As Utah tops nation in job growth, Southern Utah exceeds state average

Stock image | Photo by Marchmeena29/iStock/Getty Images Plus, St. George News

ST. GEORGE — No stranger to the No. 1 spot, Utah has again topped the nation in percentage of overall employment growth. And as the state’s employment roster grows, the majority of Southern Utah exceeds the state average in job growth.

Graphic compares unemployment and job growth rates of Utah versus the U.S. average | Image courtesy of the Utah Department of Workforce Services, St. George News

According to the Utah Department of Workforce Services, the state’s nonfarm payroll employment for July grew by an estimated 3.9 percent, adding 57,100 jobs to the economy since July 2017 and topping the national average growth rate of 1.7 percent.

“That’s actually the highest number of jobs for 2018,” Department of Workforce Services Chief Economist Carrie Mayne said of the monthly numbers.

The state also ranks relatively low in unemployment, standing at 3.1 percent versus the national average of 3.9 percent.

“Utah experienced yet another month of significant growth in the job market,” Mayne said. “Fueled by robust economic conditions, the state added the highest number of jobs year-over for 2018 while maintaining a notably low unemployment rate.”

Read more: As job growth soars, Utah consistently ranks in top 5 states for business 

The largest private sector employment increases were in trade, transportation and utilities at 14,100 jobs. Other sectors of high growth occurred in education and health services at an increase of 7,700 jobs and leisure and hospitality at 7,400 jobs.

Data compiled by the U.S. Bureau of Labor Statistics shows year-over percentage change for nonfarm jobs from July 2017-July 2018 | Image courtesy of the Utah Department of Workforce Services, St. George News

Mayne said the increase in leisure and hospitality jobs means more Utahns have disposable income to spend on retail, hotels and eating out, while education and health services are driven by population growth.

“One of the benefits of having such a diverse economy as we have in Utah is that we have a lot of different types of jobs at different skill levels that are in demand,” Mayne said.

“We really can cater to the new entrant into the workforce, be it a teenager who’s looking for their first job or an adult who hasn’t been in the workforce,” she said. “There are also opportunities for people who are highly skilled and well-trained. … It’s an excellent time for all types of job-seekers.”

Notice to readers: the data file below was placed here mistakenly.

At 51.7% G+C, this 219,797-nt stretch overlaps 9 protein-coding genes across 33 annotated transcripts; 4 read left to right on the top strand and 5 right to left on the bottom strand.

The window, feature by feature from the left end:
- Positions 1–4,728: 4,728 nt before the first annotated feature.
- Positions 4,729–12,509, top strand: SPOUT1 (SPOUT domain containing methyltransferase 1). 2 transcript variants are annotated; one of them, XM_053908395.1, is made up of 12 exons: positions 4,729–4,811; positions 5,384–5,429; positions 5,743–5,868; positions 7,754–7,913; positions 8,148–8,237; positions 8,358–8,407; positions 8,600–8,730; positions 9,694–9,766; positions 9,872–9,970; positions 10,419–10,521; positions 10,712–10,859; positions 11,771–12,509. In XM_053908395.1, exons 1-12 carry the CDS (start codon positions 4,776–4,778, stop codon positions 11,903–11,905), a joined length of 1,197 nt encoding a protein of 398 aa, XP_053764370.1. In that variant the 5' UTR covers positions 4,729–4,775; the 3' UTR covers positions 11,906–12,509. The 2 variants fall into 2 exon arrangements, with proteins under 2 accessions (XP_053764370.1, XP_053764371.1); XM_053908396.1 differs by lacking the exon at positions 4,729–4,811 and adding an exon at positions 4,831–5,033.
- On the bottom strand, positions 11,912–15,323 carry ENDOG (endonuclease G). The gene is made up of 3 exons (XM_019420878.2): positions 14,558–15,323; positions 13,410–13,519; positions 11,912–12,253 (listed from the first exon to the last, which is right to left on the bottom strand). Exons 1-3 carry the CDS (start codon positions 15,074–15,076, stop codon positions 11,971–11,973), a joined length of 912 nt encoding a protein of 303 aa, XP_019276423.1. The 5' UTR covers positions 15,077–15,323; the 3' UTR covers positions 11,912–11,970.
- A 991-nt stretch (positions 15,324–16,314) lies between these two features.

Southern Utah

Between July 2017 and July 2018, Washington County added close to 5,000 jobs, ranking its growth rate among the highest in the state at 7.2 percent.

Graphic charts job growth in Washington County | Image courtesy of the Utah Department of Workforce Services, St. George News

Mirroring the rest of the state, the areas of highest growth in the St. George metropolitan area were in trade, transportation and utilities at 7.5 percent growth, leisure and hospitality at 6.5 percent and education and health services at 5.5 percent.

In its most recent analysis of Washington County’s economy, the Department of Workforce Services says all of this continued growth is likely to put “upward pressure” on wages, which are currently, on average, below the rest of the state.

The latest data show unemployment in Washington County at 3.4 percent, which the Department of Workforce Services says translates to a smaller, manageable number of unemployment insurance claims.

In Iron County, job growth has also remained high and above the state average at 5.1 percent year-over-year with nearly 900 jobs added.

The highest areas of growth in Iron County have been in construction, manufacturing, education and health services and leisure and hospitality.

The Department of Workforce Services says the county’s “rapid job growth” has translated to a low unemployment rate, which currently stands at 3.6 percent.

“All things considered, there’s little to complain about in Iron County’s economy,” the department said in a County Snapshot analysis.

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